The many benefits of making your research open access!
(Original graphic by Danny Kingsley and Sarah Brown of Cambridge University LINK).
Grant recipients are required to ensure that any peer-reviewed journal publications arising from Agency-supported research are freely accessible within 12 months of publication. Recipients can do this through one of the following routes:
NSERC & SSHRC: This policy applies to all grants awarded May 1, 2015 and onward.
CIHR: This policy applies to all grants awarded January 1, 2008 and onward. CIHR grant recipients have additional responsibilities to make their research data publicly available (see the link above for more details).
Free eBook available to download in several formats: ePUB, Mobi, PDF, HTML
"In this concise introduction, Peter Suber tells us what open access is and isn’t, how it benefits authors and readers of research, how we pay for it, how it avoids copyright problems, how it has moved from the periphery to the mainstream, and what its future may hold. Distilling a decade of Suber’s influential writing and thinking about open access, this is the indispensable book on the subject for researchers, librarians, administrators, funders, publishers, and policy makers."
The University Library also has a print copy available.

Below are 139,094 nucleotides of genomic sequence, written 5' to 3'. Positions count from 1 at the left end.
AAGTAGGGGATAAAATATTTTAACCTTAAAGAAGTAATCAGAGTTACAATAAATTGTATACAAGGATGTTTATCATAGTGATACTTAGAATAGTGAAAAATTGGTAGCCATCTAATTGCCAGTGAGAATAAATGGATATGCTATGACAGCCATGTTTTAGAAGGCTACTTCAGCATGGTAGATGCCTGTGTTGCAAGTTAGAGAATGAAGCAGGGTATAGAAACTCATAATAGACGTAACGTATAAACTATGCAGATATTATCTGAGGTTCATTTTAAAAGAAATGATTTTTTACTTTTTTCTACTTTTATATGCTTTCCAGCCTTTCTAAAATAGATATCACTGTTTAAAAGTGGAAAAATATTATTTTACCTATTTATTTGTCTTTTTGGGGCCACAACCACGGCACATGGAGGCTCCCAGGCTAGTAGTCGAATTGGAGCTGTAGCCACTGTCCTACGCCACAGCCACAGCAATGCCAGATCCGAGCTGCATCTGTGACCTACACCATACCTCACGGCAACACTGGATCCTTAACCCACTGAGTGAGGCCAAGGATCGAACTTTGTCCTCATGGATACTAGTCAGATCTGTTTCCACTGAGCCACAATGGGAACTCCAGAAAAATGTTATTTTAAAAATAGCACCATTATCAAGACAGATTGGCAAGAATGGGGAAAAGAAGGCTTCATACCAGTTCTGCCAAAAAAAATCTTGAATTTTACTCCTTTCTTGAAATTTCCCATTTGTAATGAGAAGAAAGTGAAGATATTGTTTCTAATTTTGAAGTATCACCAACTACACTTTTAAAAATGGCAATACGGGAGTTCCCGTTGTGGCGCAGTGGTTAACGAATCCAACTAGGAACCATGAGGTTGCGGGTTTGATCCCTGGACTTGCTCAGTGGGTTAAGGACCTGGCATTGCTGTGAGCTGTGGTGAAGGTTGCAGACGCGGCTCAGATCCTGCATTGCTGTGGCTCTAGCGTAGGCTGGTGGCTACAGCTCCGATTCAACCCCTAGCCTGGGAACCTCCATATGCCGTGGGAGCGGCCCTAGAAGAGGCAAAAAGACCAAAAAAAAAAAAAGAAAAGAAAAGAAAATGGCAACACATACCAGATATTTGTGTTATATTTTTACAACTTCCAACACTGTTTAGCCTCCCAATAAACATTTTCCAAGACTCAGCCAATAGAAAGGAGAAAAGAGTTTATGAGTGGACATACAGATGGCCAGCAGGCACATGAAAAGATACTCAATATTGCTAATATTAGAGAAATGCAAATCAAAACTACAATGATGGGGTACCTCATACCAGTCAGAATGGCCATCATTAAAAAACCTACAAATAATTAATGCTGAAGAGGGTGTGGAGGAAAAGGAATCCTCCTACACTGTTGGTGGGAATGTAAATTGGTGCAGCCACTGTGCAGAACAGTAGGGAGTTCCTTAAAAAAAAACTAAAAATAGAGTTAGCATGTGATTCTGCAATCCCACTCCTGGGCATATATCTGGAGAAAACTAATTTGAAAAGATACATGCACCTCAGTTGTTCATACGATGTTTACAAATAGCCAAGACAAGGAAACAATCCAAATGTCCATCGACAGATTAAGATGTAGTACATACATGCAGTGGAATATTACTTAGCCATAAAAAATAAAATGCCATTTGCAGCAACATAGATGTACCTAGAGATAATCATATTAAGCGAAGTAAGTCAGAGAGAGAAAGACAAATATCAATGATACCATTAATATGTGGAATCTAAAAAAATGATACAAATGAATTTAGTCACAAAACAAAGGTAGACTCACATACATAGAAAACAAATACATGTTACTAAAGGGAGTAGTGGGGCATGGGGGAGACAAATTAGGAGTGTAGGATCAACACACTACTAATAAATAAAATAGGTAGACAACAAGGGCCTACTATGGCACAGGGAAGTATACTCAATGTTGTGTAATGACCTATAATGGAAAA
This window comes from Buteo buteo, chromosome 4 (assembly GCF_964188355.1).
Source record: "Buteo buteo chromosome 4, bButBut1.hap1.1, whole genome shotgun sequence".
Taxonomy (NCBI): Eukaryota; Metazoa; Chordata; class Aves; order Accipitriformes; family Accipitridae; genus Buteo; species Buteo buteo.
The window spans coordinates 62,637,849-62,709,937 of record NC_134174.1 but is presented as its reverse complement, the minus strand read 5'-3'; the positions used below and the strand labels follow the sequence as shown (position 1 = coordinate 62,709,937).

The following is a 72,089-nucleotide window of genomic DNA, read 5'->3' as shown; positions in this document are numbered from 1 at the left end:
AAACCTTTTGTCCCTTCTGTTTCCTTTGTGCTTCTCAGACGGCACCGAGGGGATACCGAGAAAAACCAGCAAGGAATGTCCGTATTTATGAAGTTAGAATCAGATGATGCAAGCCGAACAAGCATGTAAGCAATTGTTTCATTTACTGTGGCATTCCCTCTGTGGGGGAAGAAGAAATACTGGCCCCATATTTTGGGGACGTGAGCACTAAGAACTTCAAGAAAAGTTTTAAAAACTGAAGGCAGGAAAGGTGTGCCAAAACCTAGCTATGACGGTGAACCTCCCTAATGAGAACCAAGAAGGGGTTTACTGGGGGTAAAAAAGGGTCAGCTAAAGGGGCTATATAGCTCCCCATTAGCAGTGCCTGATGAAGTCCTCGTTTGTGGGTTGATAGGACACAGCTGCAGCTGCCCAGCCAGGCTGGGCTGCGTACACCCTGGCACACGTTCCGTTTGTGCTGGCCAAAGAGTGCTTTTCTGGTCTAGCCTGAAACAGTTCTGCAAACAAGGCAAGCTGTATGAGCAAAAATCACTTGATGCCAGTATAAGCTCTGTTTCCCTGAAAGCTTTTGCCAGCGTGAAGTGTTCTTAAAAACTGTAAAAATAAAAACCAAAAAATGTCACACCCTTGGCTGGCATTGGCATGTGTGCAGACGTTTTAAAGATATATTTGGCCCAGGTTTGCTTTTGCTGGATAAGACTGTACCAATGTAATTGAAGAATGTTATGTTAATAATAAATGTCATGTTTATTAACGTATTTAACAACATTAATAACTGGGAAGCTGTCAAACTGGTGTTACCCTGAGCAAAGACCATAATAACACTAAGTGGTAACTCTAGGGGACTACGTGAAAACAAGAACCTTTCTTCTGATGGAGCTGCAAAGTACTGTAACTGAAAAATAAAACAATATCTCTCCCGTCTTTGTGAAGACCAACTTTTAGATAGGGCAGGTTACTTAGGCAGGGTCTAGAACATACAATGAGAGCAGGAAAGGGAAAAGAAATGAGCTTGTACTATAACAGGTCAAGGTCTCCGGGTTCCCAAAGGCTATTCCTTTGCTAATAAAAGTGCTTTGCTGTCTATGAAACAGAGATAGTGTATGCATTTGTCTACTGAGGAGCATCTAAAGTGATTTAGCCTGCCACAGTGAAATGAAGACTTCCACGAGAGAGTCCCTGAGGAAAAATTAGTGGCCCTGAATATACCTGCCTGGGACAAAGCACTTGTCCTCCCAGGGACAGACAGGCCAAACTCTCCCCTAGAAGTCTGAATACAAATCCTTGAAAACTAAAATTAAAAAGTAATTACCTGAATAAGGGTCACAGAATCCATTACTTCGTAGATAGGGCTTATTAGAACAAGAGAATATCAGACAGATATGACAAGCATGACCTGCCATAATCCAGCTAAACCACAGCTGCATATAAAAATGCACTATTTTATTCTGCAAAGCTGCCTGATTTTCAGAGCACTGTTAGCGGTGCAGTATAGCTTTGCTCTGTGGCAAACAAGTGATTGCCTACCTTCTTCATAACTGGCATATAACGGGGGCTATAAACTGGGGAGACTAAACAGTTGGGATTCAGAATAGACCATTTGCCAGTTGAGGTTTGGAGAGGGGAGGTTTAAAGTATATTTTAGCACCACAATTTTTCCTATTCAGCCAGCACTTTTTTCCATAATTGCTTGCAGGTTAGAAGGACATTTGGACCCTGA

The Scholarly Publishing & Academic Resources Coalition (SPARC) is the place to visit first for a wealth of information on open access issues, educational materials, and various related resources.
The Open Knowledge Foundation (OKF) is a not-for-profit organization dedicated to promoting open knowledge in all its forms.
The Right to Research Coalition is an open access advocacy organization for students. Lots of great advocacy materials found here!
Enabling Open Scholarship (EOS) is both an information service and a forum for raising and discussing issues around the mission of modern universities and research institutions, particularly with regard to the creation, dissemination and preservation of research findings.
Gold OA is publishing in an OA journal (or hybrid journal) and the article is immediately available OA. Sometimes there can be an article processing charge (APC) for this.
Green OA is publishing in a conventional journal and then self-archiving a copy in an open online repository. Often there can be an embargo on the article, so it is not immediately available OA.
July 17, 2017
"The U15 shares international concerns regarding the necessity for an accessible and sustainable model of scholarly publishing. We are committed to the widest possible access to research and scholarly outputs."
The U15 is a group of leading research-intensive universities in Canada. The University of Saskatchewan is a member.
University of Saskatchewan Librarians and Archivists Open Access Commitment (PDF) - Librarians and archivists adopted this commitment January 26, 2010.
Registry of Open Access Repository Material Archiving Policies (ROARMAP) - A registry of OA policies/mandates of institutions and funding agencies worldwide.
Melibea - Another directory of institutional and funding agency OA policies.
Good practices for university open-access policies - This is a guide to good practices for university open-access (OA) policies. It's based on the type of policy adopted at Harvard, Stanford, and MIT (among others).